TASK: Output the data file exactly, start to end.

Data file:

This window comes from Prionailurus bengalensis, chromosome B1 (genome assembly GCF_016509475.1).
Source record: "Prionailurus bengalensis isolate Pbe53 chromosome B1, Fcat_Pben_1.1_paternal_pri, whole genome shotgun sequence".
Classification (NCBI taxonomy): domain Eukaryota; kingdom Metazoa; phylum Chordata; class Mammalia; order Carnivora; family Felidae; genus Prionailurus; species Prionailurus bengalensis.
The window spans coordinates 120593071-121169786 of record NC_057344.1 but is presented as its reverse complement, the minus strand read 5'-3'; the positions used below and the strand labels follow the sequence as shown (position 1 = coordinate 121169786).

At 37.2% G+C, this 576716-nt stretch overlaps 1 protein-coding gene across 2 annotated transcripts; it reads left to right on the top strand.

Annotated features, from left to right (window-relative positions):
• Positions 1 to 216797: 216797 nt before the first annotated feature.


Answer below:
This window comes from Prionailurus bengalensis, chromosome B1 (genome assembly GCF_016509475.1).
Source record: "Prionailurus bengalensis isolate Pbe53 chromosome B1, Fcat_Pben_1.1_paternal_pri, whole genome shotgun sequence".
Classification (NCBI taxonomy): domain Eukaryota; kingdom Metazoa; phylum Chordata; class Mammalia; order Carnivora; family Felidae; genus Prionailurus; species Prionailurus bengalensis.
The window spans coordinates 120593071-121169786 of record NC_057344.1 but is presented as its reverse complement, the minus strand read 5'-3'; the positions used below and the strand labels follow the sequence as shown (position 1 = coordinate 121169786).

At 37.2% G+C, this 576716-nt stretch overlaps 1 protein-coding gene across 2 annotated transcripts; it reads left to right on the top strand.

Annotated features, from left to right (window-relative positions):
• Positions 1 to 216797: 216797 nt before the first annotated feature.